28 October 2010

the rally

image via the NYTimes

That's right. In New York City you have to rally to keep bikes lanes!

It was one week ago when the early-morning rally to SAVE Prospect Park West's two-way protected bike lanes took place. The event garnered a lot of media attention and with camera crews/photographers abound it didn't occur to me at the time to take pictures myself and therefore only have the image above to share. The turn out of supporters was really great -- the NYTimes reported 150-200 came to support keeping the bike lane and that 50-70 came to protest it. (This estimate may be low since it took place from 8am-9am which is prime work commute time and many people stopped by in support but seemingly had to leave just as we encountered the group of protesters.) The thought that people would oppose the following effects that the new street design which removed one lane of car traffic in just a few months (illustrated below by StreetFilms.org) baffles me:
IRONICALLY - and I'm not sure how many people heard about this - but DURING the rally there was a terrible car accident around the corner at the intersection of Grand Army Plaza and Flatbush caused by none other then A SPEEDING CAR. The accident sent seven people to the hospital. Terribly sad.

While the saga of the little protected bike lane along Prospect Park West continues... the dreamer in me can't help but picture the day the issue being but to rest. Just imagine everyone respecting for each others safety and following the DOT's advice:

Those bright green (temporary foam core-backed) signs above were placed along Prospect Park West earlier this month in anticipation of thousands of people coming to the park due to a big event. They were are all up for just that one weekend. But due to the education needed to reform people's habits -- perhaps the DOT should make more (more permanent) signs!

Also, if you are a New Yorker take a few minutes and voice your opinion on the Prospect Park West bike lane in THIS SURVEY organized by Brooklyn Community Board , Councilmembers Brad Lander and Councilmember Stephen Levin.


  1. I actually did comment when I took that survey re the lack of appropriate signage on the bike lane and the loading areas. You can't just tell people "loading areas are this color" with an 8.5x11 sign and call it a day. They need to be a different color with LOADING AREA written right ON them.

    Same thing with the signs you posted - the first time I was on the lane I had to ask my bf if the light there meant I had to stop. I really had no idea if the pedestrians or the bikers had the right of way because I had no idea if the stoplight was new for the bikes and intended for the bikes on a bike path or if it was there for the cars already and then null if there was a bike path over it.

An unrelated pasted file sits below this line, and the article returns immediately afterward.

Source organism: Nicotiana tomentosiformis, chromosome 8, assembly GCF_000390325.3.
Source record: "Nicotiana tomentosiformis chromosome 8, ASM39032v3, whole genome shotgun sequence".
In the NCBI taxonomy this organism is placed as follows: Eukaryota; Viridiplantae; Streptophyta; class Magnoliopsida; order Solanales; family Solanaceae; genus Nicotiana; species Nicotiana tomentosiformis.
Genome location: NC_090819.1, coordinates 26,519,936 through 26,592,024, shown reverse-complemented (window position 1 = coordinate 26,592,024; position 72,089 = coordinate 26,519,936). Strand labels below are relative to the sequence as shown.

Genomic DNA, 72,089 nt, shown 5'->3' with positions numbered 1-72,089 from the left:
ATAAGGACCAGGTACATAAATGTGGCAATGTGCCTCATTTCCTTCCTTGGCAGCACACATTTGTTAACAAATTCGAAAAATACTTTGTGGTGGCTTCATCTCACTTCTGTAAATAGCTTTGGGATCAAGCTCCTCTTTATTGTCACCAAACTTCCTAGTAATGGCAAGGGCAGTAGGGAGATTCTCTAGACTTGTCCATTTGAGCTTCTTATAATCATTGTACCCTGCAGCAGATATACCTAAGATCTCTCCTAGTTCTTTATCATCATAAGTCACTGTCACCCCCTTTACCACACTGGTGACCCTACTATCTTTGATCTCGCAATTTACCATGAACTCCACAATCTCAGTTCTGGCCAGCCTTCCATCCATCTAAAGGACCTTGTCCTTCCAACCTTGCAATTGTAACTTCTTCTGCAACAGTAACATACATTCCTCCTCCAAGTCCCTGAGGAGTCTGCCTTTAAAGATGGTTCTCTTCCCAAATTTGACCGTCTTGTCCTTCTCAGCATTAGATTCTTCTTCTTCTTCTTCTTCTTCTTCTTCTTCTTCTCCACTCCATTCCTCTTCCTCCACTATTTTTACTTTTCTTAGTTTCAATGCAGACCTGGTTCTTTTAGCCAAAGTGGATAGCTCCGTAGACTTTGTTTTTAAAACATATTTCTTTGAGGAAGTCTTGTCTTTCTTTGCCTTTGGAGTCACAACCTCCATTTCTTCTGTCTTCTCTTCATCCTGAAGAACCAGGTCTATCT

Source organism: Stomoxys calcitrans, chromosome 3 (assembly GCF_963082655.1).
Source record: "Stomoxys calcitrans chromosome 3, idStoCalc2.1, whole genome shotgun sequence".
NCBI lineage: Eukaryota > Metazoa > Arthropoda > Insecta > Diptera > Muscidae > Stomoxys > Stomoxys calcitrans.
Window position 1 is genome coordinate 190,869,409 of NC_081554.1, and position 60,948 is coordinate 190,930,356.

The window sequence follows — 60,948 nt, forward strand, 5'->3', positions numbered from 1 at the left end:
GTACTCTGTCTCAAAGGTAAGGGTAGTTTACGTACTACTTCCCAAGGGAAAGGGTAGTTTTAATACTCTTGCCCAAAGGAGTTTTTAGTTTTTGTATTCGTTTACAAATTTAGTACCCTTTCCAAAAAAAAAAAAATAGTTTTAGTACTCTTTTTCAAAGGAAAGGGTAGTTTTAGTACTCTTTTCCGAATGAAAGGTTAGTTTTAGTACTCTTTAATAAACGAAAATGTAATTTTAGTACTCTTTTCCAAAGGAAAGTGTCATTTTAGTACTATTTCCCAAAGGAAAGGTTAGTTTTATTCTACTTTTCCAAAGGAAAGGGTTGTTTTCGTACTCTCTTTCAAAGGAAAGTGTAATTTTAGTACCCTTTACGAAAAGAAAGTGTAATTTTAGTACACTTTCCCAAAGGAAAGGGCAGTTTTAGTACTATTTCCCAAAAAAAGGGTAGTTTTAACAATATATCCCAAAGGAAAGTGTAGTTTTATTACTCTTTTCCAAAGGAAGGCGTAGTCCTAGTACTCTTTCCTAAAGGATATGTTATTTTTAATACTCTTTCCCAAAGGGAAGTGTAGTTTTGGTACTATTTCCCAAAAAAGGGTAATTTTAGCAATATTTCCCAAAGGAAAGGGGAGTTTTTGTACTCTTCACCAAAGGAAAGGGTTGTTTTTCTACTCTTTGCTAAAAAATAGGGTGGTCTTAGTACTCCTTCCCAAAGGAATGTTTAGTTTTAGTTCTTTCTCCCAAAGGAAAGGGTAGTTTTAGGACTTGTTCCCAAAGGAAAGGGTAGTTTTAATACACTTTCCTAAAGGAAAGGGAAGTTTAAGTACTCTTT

I also had no idea until he told me that the right way to double-park on a road that has a bike lane is to double-park next to the bike lane, not IN the bike lane. I am sure NONE of my friends who drive know this.

    Anyway, I ended up getting to the rally about 15 mins late so I caught the end of it before we moved over to the other protest.

  2. Thanks for your comment Jesse.

    There is no doubt that the cycling infurstructure in NYC can be enhanced. While it has come along way in recent years - there are many areas where cyclists are left wondering how best (and legally) to navigate -- including some new bike lanes. (...how about that bike lane that goes up onto the sidewalk on Kent South of Division Street?!?)

    I so agree that it is not clear to cyclists on the new PPW (especially those North bound) where pedestrian crosswalks are and that cyclists need to give the right of way to pedestrians. And even though those yellow flashing lights are in both directions -- they installed them so high up the poles that it took me weeks to realize they there to warn cycists of the crossing. They should add a bike icon to those yellow lights to make it clearer!

    What I find pretty remarkable is that even in that StreetFilms video I posted on the 19th - you see cyclists weaving through people in the crosswalk! Totally mixed messages.

    I personally aim to make eye contact, ring my bell when approaching if they don't see me, and slowing down if anyone is already in the crosswalk. I usually get reactions of confusion by pedestrians when I stop and give then right of way which leads me believe that they are not used to it.

    Also, regarding those DOT green signs - they were atleast 24" wide. Pretty large in my option. Still don't think that they wouldn't hurt to have around.


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